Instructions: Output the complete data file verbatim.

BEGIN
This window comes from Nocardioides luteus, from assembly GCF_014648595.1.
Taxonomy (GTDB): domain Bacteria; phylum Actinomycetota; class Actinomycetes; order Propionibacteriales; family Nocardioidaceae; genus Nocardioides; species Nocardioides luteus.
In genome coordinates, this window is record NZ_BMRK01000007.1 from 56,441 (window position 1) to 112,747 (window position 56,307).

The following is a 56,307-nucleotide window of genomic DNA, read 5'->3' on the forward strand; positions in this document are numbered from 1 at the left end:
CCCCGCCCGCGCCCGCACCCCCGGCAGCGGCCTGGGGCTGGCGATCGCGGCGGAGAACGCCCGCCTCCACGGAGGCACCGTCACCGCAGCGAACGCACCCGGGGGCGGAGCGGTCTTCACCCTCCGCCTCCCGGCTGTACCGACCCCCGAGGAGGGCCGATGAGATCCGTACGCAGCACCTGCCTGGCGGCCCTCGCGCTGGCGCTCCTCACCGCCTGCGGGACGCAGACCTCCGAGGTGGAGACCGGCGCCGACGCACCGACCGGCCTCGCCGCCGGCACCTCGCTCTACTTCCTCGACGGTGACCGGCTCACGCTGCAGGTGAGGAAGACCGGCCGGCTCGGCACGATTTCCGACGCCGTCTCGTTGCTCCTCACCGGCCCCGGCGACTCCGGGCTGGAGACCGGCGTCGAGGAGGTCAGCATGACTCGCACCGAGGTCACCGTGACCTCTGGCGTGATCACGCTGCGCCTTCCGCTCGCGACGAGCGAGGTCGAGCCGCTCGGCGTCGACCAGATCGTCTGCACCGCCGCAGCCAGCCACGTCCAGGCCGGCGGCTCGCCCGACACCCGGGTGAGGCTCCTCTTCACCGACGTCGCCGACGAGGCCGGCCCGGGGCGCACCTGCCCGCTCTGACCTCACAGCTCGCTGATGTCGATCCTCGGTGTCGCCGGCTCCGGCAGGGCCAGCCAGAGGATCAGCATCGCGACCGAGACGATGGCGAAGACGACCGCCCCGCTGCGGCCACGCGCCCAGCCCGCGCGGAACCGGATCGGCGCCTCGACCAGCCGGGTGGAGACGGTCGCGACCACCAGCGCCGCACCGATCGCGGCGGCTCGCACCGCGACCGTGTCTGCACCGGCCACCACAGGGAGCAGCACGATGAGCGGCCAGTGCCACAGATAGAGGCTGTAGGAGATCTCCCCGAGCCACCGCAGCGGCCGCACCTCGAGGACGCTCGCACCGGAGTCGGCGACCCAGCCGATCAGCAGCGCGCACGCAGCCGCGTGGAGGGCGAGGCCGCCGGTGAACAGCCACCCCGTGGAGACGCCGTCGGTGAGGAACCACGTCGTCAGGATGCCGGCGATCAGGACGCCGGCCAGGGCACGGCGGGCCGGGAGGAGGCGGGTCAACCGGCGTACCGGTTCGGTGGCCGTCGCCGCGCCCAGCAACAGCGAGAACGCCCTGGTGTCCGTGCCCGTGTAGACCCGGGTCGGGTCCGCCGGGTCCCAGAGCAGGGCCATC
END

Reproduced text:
This window comes from Nocardioides luteus, from assembly GCF_014648595.1.
Taxonomy (GTDB): domain Bacteria; phylum Actinomycetota; class Actinomycetes; order Propionibacteriales; family Nocardioidaceae; genus Nocardioides; species Nocardioides luteus.
In genome coordinates, this window is record NZ_BMRK01000007.1 from 56,441 (window position 1) to 112,747 (window position 56,307).

The following is a 56,307-nucleotide window of genomic DNA, read 5'->3' on the forward strand; positions in this document are numbered from 1 at the left end:
CCCCGCCCGCGCCCGCACCCCCGGCAGCGGCCTGGGGCTGGCGATCGCGGCGGAGAACGCCCGCCTCCACGGAGGCACCGTCACCGCAGCGAACGCACCCGGGGGCGGAGCGGTCTTCACCCTCCGCCTCCCGGCTGTACCGACCCCCGAGGAGGGCCGATGAGATCCGTACGCAGCACCTGCCTGGCGGCCCTCGCGCTGGCGCTCCTCACCGCCTGCGGGACGCAGACCTCCGAGGTGGAGACCGGCGCCGACGCACCGACCGGCCTCGCCGCCGGCACCTCGCTCTACTTCCTCGACGGTGACCGGCTCACGCTGCAGGTGAGGAAGACCGGCCGGCTCGGCACGATTTCCGACGCCGTCTCGTTGCTCCTCACCGGCCCCGGCGACTCCGGGCTGGAGACCGGCGTCGAGGAGGTCAGCATGACTCGCACCGAGGTCACCGTGACCTCTGGCGTGATCACGCTGCGCCTTCCGCTCGCGACGAGCGAGGTCGAGCCGCTCGGCGTCGACCAGATCGTCTGCACCGCCGCAGCCAGCCACGTCCAGGCCGGCGGCTCGCCCGACACCCGGGTGAGGCTCCTCTTCACCGACGTCGCCGACGAGGCCGGCCCGGGGCGCACCTGCCCGCTCTGACCTCACAGCTCGCTGATGTCGATCCTCGGTGTCGCCGGCTCCGGCAGGGCCAGCCAGAGGATCAGCATCGCGACCGAGACGATGGCGAAGACGACCGCCCCGCTGCGGCCACGCGCCCAGCCCGCGCGGAACCGGATCGGCGCCTCGACCAGCCGGGTGGAGACGGTCGCGACCACCAGCGCCGCACCGATCGCGGCGGCTCGCACCGCGACCGTGTCTGCACCGGCCACCACAGGGAGCAGCACGATGAGCGGCCAGTGCCACAGATAGAGGCTGTAGGAGATCTCCCCGAGCCACCGCAGCGGCCGCACCTCGAGGACGCTCGCACCGGAGTCGGCGACCCAGCCGATCAGCAGCGCGCACGCAGCCGCGTGGAGGGCGAGGCCGCCGGTGAACAGCCACCCCGTGGAGACGCCGTCGGTGAGGAACCACGTCGTCAGGATGCCGGCGATCAGGACGCCGGCCAGGGCACGGCGGGCCGGGAGGAGGCGGGTCAACCGGCGTACCGGTTCGGTGGCCGTCGCCGCGCCCAGCAACAGCGAGAACGCCCTGGTGTCCGTGCCCGTGTAGACCCGGGTCGGGTCCGCCGGGTCCCAGAGCAGGGCCATC